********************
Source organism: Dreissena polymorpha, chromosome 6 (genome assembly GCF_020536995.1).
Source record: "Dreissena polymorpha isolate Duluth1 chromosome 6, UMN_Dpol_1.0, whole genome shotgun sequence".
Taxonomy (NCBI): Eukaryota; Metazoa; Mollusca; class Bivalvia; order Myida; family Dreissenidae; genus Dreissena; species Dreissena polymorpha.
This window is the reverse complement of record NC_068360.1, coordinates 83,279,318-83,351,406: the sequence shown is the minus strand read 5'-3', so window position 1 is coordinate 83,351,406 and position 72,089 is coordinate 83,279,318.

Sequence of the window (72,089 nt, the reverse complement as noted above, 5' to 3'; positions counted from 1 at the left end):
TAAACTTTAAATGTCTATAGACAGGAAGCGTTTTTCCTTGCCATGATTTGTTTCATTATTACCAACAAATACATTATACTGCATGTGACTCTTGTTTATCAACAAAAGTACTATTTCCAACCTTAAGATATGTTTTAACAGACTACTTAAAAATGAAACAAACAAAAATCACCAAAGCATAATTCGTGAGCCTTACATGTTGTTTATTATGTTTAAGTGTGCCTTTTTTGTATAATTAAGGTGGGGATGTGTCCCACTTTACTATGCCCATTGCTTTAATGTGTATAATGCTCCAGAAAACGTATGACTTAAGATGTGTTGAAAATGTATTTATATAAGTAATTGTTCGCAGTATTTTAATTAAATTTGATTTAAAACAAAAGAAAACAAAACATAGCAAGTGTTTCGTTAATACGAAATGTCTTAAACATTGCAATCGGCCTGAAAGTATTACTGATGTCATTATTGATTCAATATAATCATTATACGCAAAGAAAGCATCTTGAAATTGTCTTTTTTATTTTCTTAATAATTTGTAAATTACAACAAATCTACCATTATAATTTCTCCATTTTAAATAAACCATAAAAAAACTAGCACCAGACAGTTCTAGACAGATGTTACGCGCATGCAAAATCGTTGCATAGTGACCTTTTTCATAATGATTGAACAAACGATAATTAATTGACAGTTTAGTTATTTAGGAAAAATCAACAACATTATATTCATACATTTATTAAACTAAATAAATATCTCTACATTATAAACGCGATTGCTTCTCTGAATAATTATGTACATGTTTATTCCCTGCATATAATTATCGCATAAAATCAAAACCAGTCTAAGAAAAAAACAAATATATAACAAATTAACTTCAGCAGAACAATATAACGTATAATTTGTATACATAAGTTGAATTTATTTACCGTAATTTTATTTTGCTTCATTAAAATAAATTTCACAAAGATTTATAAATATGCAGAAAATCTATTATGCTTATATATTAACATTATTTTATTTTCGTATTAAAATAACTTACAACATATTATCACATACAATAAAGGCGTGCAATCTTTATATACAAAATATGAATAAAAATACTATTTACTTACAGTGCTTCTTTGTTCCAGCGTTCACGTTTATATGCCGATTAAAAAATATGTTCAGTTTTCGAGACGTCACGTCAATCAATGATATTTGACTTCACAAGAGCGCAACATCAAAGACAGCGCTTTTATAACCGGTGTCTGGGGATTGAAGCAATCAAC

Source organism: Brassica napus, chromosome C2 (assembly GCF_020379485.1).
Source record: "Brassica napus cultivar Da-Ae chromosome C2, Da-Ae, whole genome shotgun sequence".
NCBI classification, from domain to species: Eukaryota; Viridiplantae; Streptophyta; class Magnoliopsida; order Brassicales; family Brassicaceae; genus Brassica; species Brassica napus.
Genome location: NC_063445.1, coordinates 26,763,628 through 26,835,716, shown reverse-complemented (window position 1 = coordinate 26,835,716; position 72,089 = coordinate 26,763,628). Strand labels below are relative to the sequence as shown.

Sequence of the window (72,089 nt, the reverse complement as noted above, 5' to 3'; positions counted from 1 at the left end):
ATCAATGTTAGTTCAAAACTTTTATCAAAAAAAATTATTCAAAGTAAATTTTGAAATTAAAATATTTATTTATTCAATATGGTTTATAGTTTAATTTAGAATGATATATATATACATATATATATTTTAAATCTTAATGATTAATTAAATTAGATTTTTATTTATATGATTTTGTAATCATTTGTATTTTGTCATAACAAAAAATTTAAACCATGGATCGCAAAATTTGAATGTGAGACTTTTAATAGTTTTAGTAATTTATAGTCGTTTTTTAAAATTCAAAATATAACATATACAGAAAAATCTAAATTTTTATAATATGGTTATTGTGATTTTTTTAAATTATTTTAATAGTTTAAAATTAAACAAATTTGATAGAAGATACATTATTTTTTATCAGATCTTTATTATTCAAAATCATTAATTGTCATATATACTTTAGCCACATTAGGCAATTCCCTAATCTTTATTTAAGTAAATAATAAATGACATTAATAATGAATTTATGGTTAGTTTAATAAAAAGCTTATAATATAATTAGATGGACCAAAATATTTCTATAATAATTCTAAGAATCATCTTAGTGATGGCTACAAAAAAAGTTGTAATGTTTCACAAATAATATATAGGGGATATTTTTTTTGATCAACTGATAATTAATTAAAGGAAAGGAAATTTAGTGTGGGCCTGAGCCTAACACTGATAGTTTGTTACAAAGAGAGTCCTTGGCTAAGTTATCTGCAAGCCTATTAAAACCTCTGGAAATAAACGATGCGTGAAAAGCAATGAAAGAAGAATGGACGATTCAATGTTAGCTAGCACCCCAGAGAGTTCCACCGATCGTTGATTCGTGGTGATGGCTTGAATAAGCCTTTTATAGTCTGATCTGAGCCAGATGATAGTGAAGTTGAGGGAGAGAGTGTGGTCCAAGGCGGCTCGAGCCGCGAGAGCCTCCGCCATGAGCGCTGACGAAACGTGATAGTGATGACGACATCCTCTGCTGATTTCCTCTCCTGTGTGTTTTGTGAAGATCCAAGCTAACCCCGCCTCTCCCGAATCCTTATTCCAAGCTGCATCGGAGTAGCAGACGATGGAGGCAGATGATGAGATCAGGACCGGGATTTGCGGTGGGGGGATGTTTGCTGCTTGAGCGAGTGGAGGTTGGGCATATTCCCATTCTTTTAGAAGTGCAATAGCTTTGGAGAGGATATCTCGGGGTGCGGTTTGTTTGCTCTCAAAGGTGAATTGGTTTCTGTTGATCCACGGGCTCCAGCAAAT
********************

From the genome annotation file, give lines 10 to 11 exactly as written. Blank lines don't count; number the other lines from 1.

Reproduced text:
Genome location: NC_063445.1, coordinates 26,763,628 through 26,835,716, shown reverse-complemented (window position 1 = coordinate 26,835,716; position 72,089 = coordinate 26,763,628). Strand labels below are relative to the sequence as shown.

Sequence of the window (72,089 nt, the reverse complement as noted above, 5' to 3'; positions counted from 1 at the left end):